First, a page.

Microsoft's .NET programming languages have localization built in to their function libraries. These are limited though to number separators for large numbers, alphabet characters and so on. Even a small nod in the direction of cultural variation can increase the usability of an application and reduce the learning curve for the user.
In most cases, the regional aspect within the country is addressed by an Application layer. Hardware is customized for a country or emerging markets mainly due to address price point differentials. Another case requiring customization for local needs is differences in standards. Usually standard differentials are taken care off at the software level. However, at times hardware customization may be needed.
@ FlyingScot: The strategy of localization (rather than total re-engineering) works well if the cost and feature dimensioning of the problem are not very drastic. For instance, an ultra low cost car (an equivalent to Tata Nano) would require total re-engineering rather than localization of an existing platform.
The telecom players are able to work with very low customization on Hardware but with different sets of applications to monetize the requirement.
"A deep understanding of the local market to adapt to market differences"
What is the best way to understand the local markets ? For example companies find it tough to understand and do business with China. Do you think its advisable to make tie up with local companies so that you get expertise who understands local market better ?
Based on your experience, what do you define as local, for a global company? Do you mean regionally with a country, or a larger scope than that? Does the definition change based on the industry in question?
It is a good question Flyingscot; it is not my aim to overtake Prasad, I leave him maybe a deep reply and more details. Anyway, from my point of view, mobile telecom could be a good example and an answer to your question. For major providers in fact, we are assisting to a global brand but a market strategy focused on customized needs raised locally; in general also assistance is arranged tipically by employment of local resources, to fit better end users mindset or basically local language.
Apart from giving the local flavour to the product, using the global brand imgae of the procduct also helps in a major way.
The fact that a global company is specially tailoring their popular product as per your local style and fashion itself attracts the consumers to this prodcut because it enhances thier self-esteem.
One advt by the mobile company MAX comes to my mind. They advertise the loud sound of their mobile as the plus point in Indian market because the Indian consumers like it loud.
Another strategy by Mac-donalds to have local flavour to their burgers while keeping the original quality french fries and the original look and feel of thier shop layouts throughout the world is in my opinion a good mix of Originality+ Global brand imgae + the local flavour.
Truly a great article. And this is what major global companies are trying to do by establishing their development with in the local markets. This may not be applicable to all markets like aviation, telecom etc. But surely applies to any product that touches the human like energy, medical and consumer electronics.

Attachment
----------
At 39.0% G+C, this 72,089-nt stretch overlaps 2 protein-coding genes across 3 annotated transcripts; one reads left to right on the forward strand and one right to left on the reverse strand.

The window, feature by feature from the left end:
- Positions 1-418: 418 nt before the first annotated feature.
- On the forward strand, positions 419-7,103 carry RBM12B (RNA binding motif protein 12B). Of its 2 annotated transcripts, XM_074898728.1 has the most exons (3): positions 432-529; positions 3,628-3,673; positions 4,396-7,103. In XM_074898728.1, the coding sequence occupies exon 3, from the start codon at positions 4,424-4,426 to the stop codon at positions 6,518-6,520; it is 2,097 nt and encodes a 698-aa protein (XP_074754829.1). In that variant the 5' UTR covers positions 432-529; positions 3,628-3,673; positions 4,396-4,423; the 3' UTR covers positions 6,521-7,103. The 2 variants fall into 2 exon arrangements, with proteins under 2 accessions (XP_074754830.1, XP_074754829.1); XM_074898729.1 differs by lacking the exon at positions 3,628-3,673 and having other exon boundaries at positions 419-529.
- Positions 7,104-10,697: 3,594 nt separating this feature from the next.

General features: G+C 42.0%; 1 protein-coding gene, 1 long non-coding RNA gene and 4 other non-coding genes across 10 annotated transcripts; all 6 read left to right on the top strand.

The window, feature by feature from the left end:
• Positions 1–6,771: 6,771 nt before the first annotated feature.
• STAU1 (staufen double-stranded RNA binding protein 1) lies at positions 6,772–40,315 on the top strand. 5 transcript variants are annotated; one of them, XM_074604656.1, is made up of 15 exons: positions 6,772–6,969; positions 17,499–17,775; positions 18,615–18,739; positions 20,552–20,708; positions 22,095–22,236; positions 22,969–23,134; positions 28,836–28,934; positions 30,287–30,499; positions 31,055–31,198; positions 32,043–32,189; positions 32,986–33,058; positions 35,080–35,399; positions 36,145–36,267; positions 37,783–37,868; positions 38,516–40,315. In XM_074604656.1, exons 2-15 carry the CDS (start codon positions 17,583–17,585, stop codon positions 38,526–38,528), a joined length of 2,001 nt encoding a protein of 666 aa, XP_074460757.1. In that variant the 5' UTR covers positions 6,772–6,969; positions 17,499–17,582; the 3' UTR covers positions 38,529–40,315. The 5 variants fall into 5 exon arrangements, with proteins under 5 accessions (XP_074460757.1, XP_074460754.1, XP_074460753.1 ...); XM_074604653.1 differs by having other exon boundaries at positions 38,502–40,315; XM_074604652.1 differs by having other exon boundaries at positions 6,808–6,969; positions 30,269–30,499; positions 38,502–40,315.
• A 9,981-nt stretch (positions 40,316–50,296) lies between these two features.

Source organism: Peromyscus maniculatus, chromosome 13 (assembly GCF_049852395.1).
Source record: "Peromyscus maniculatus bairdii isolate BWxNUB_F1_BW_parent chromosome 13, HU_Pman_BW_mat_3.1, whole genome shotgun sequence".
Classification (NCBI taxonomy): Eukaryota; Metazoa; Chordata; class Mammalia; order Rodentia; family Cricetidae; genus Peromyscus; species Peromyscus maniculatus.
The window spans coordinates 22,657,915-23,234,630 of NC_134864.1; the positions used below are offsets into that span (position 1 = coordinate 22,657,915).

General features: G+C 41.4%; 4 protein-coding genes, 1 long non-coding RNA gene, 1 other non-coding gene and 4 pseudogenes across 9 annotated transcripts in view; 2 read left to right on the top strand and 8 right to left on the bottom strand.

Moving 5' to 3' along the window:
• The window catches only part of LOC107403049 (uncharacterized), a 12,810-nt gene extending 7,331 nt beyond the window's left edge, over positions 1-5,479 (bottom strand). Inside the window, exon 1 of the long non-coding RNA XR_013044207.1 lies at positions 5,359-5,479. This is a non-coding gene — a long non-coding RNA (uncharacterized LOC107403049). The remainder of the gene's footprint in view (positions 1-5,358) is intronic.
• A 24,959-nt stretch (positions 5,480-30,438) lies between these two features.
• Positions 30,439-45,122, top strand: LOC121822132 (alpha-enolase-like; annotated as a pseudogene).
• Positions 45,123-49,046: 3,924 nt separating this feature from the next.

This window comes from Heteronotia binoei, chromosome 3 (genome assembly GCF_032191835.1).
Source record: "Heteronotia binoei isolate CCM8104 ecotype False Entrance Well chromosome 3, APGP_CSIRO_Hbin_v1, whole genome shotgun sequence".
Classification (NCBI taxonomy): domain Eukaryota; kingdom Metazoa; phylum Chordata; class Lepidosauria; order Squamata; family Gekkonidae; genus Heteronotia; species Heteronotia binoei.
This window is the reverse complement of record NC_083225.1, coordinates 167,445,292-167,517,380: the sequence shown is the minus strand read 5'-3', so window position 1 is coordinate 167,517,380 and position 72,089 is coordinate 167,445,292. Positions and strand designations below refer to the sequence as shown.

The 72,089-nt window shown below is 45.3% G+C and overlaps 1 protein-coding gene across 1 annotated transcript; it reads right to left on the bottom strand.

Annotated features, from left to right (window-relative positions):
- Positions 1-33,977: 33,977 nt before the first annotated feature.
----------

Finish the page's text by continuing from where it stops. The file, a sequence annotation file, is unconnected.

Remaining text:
EBN Dialogue enables and encourages you to participate in live chats with notable leaders and luminaries. Not only editors and journalists, but the entire EBN community is able to comment and ask questions. Listed below are upcoming and archived chats.
Thailand Stages a Comeback Join EBN contributor Jennifer Baljko on Thursday August 23, 2012, at 11:00 a.m. EST for a live chat on how electronic manufacturers in Thailand have shored up their supply chain to reduce the impact of future natural disasters.
Microsoft Surface: Potential Winners & Losers What are the implications for the electronics industry supply chain of Microsoft Corp.'s decision to launch its own tablet PC? Join industry veteran and EE Times' systems and OEM expert Rick Merritt on Tuesday, July 3, at 12:00 pm EDT for a Live Chat on this subject.
Join EBN contributor Jennifer Baljko on Thursday August 23, 2012, at 11:00 a.m. EST for a live chat on how electronic manufacturers in Thailand have shored up their supply chain to reduce the impact of future natural disasters.
Peter Drucker famously said "Trying to predict the future is like trying to drive down a country road at night with no lights while looking out the back window." Yet in the razor's-edge world of electronics—with a lean supply chain and just-in-time demands—the need to know the future is vital.
You've heard the saying "the No. 1 supply chain risk is your people." That hasn't always been the case. But today's complex global supply chain requires a new type of multitalented employee. It's one who understands, finance, marketing, economics, is savvy with technology, graceful with relationships and can think analytically.
Where are these people? Are universities properly preparing the next generation supply chain professionals? How do train your existing workforce for these new, demanding positions?
Brian Fuller, editor-in-chief of EBN, will lead a 60-minute Avnet Velocity panel discussion that will ask and answer these and other questions swirling around today's supply-chain talent challenges.